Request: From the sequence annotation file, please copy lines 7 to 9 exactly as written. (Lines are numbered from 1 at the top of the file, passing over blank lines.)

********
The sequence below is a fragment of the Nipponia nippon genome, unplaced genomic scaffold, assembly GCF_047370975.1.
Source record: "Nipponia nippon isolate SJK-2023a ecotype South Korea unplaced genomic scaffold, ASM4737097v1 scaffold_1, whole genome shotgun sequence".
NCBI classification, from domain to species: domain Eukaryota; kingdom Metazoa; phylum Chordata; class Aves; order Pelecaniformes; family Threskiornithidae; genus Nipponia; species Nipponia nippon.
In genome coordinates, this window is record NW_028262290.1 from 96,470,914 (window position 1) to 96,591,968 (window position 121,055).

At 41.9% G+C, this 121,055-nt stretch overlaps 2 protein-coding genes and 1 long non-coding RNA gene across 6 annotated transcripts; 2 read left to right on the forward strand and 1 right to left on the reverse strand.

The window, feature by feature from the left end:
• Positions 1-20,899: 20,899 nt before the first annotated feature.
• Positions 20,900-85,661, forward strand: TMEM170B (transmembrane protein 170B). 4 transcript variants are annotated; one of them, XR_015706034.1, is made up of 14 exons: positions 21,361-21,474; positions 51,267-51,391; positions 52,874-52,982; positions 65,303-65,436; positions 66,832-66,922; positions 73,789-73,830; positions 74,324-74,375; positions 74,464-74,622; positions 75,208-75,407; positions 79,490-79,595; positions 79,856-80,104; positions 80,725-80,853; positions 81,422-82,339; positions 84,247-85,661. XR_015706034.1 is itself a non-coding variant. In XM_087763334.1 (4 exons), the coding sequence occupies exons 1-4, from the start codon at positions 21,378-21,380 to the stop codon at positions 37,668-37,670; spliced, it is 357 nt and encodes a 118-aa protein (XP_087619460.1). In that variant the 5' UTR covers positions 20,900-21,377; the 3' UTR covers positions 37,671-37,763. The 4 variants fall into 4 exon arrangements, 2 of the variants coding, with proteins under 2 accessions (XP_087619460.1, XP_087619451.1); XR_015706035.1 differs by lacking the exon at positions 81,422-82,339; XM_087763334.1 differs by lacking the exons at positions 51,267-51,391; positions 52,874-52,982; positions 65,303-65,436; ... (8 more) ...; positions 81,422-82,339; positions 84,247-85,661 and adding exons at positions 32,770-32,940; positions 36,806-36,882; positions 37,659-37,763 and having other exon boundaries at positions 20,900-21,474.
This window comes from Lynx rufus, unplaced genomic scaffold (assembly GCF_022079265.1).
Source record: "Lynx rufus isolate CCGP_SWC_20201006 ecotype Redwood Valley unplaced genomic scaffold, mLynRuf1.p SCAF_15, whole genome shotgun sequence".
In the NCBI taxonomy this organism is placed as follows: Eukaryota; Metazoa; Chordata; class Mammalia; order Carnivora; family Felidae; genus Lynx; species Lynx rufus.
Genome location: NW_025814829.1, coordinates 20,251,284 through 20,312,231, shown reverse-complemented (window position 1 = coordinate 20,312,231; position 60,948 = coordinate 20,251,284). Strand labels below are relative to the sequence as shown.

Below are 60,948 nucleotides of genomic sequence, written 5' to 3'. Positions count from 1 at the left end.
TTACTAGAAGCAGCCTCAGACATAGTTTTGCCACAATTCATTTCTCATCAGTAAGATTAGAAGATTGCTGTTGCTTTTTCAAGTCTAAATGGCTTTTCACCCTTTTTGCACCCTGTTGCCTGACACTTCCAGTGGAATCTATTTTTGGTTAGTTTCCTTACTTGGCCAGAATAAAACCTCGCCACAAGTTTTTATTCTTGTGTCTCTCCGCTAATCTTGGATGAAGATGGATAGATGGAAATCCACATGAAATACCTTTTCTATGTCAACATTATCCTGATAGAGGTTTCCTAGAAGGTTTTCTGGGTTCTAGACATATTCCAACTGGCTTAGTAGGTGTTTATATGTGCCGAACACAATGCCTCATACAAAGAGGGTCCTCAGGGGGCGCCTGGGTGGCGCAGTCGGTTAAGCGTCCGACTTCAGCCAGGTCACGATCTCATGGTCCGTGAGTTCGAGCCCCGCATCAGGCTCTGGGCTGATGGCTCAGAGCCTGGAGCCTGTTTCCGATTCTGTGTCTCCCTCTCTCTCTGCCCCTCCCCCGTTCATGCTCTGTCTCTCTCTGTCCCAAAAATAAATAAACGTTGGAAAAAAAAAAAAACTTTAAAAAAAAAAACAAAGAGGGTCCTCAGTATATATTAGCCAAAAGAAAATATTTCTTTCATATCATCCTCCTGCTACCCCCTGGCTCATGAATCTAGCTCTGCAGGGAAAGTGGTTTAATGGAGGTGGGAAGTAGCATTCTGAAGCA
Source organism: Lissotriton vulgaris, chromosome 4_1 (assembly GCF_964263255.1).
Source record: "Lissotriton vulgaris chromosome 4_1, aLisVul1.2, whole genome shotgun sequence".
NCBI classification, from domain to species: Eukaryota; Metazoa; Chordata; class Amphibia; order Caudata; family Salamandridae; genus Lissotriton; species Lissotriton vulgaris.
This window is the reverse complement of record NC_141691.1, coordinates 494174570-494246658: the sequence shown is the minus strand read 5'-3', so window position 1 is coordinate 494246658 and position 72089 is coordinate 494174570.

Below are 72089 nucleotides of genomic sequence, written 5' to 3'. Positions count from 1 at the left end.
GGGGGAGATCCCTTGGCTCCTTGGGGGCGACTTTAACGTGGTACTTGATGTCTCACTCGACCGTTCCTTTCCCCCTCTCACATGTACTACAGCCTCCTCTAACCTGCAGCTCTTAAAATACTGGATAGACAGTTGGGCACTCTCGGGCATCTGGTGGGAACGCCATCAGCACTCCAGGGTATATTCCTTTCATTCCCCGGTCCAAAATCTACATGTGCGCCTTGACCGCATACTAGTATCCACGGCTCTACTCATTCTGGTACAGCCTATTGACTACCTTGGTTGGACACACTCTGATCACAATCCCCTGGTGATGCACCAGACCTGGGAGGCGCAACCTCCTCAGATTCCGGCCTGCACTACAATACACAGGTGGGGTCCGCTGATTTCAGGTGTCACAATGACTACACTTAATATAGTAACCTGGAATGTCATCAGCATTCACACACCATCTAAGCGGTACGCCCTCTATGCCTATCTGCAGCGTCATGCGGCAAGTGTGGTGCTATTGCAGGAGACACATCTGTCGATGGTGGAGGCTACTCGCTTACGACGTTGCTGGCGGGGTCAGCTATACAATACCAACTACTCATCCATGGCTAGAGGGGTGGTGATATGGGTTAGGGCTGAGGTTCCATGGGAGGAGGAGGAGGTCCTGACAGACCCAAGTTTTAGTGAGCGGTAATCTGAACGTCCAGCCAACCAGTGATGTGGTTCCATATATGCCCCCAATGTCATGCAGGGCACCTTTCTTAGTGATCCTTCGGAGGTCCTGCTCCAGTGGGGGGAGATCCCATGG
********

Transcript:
• Positions 1-20,899: 20,899 nt before the first annotated feature.
• Positions 20,900-85,661, forward strand: TMEM170B (transmembrane protein 170B). 4 transcript variants are annotated; one of them, XR_015706034.1, is made up of 14 exons: positions 21,361-21,474; positions 51,267-51,391; positions 52,874-52,982; positions 65,303-65,436; positions 66,832-66,922; positions 73,789-73,830; positions 74,324-74,375; positions 74,464-74,622; positions 75,208-75,407; positions 79,490-79,595; positions 79,856-80,104; positions 80,725-80,853; positions 81,422-82,339; positions 84,247-85,661. XR_015706034.1 is itself a non-coding variant. In XM_087763334.1 (4 exons), the coding sequence occupies exons 1-4, from the start codon at positions 21,378-21,380 to the stop codon at positions 37,668-37,670; spliced, it is 357 nt and encodes a 118-aa protein (XP_087619460.1). In that variant the 5' UTR covers positions 20,900-21,377; the 3' UTR covers positions 37,671-37,763. The 4 variants fall into 4 exon arrangements, 2 of the variants coding, with proteins under 2 accessions (XP_087619460.1, XP_087619451.1); XR_015706035.1 differs by lacking the exon at positions 81,422-82,339; XM_087763334.1 differs by lacking the exons at positions 51,267-51,391; positions 52,874-52,982; positions 65,303-65,436; ... (8 more) ...; positions 81,422-82,339; positions 84,247-85,661 and adding exons at positions 32,770-32,940; positions 36,806-36,882; positions 37,659-37,763 and having other exon boundaries at positions 20,900-21,474.
This window comes from Lynx rufus, unplaced genomic scaffold (assembly GCF_022079265.1).